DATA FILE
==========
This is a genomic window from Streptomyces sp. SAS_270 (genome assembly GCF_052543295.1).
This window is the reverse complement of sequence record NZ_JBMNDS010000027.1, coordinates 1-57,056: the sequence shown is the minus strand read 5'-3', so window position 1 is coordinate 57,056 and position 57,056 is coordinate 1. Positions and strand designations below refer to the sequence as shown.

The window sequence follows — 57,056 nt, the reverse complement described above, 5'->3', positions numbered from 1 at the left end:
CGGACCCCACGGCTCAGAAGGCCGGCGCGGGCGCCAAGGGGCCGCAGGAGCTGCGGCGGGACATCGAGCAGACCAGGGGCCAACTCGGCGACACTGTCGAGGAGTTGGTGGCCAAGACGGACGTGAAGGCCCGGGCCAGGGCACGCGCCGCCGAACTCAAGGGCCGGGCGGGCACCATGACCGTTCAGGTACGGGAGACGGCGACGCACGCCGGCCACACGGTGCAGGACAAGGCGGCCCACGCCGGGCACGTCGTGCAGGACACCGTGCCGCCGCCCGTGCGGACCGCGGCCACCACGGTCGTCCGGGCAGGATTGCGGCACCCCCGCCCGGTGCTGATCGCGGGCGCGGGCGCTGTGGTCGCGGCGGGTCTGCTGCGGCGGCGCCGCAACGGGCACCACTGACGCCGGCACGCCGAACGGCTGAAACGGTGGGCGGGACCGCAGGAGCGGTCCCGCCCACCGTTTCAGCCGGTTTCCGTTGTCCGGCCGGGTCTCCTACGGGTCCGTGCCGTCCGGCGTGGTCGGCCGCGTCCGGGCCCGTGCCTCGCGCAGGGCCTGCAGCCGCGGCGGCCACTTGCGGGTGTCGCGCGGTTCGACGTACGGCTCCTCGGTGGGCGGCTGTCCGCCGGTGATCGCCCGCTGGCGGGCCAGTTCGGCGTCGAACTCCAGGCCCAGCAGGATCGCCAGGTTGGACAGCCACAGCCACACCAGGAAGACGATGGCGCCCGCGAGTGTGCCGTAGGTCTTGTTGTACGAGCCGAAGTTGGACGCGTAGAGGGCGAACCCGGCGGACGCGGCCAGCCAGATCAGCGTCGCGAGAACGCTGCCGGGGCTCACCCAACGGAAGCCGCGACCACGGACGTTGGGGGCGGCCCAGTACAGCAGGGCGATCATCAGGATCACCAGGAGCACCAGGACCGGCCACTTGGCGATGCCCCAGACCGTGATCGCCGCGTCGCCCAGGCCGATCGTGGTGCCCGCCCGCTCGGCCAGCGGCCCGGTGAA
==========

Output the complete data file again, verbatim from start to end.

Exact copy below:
This is a genomic window from Streptomyces sp. SAS_270 (genome assembly GCF_052543295.1).
This window is the reverse complement of sequence record NZ_JBMNDS010000027.1, coordinates 1-57,056: the sequence shown is the minus strand read 5'-3', so window position 1 is coordinate 57,056 and position 57,056 is coordinate 1. Positions and strand designations below refer to the sequence as shown.

The window sequence follows — 57,056 nt, the reverse complement described above, 5'->3', positions numbered from 1 at the left end:
CGGACCCCACGGCTCAGAAGGCCGGCGCGGGCGCCAAGGGGCCGCAGGAGCTGCGGCGGGACATCGAGCAGACCAGGGGCCAACTCGGCGACACTGTCGAGGAGTTGGTGGCCAAGACGGACGTGAAGGCCCGGGCCAGGGCACGCGCCGCCGAACTCAAGGGCCGGGCGGGCACCATGACCGTTCAGGTACGGGAGACGGCGACGCACGCCGGCCACACGGTGCAGGACAAGGCGGCCCACGCCGGGCACGTCGTGCAGGACACCGTGCCGCCGCCCGTGCGGACCGCGGCCACCACGGTCGTCCGGGCAGGATTGCGGCACCCCCGCCCGGTGCTGATCGCGGGCGCGGGCGCTGTGGTCGCGGCGGGTCTGCTGCGGCGGCGCCGCAACGGGCACCACTGACGCCGGCACGCCGAACGGCTGAAACGGTGGGCGGGACCGCAGGAGCGGTCCCGCCCACCGTTTCAGCCGGTTTCCGTTGTCCGGCCGGGTCTCCTACGGGTCCGTGCCGTCCGGCGTGGTCGGCCGCGTCCGGGCCCGTGCCTCGCGCAGGGCCTGCAGCCGCGGCGGCCACTTGCGGGTGTCGCGCGGTTCGACGTACGGCTCCTCGGTGGGCGGCTGTCCGCCGGTGATCGCCCGCTGGCGGGCCAGTTCGGCGTCGAACTCCAGGCCCAGCAGGATCGCCAGGTTGGACAGCCACAGCCACACCAGGAAGACGATGGCGCCCGCGAGTGTGCCGTAGGTCTTGTTGTACGAGCCGAAGTTGGACGCGTAGAGGGCGAACCCGGCGGACGCGGCCAGCCAGATCAGCGTCGCGAGAACGCTGCCGGGGCTCACCCAACGGAAGCCGCGACCACGGACGTTGGGGGCGGCCCAGTACAGCAGGGCGATCATCAGGATCACCAGGAGCACCAGGACCGGCCACTTGGCGATGCCCCAGACCGTGATCGCCGCGTCGCCCAGGCCGATCGTGGTGCCCGCCCGCTCGGCCAGCGGCCCGGTGAA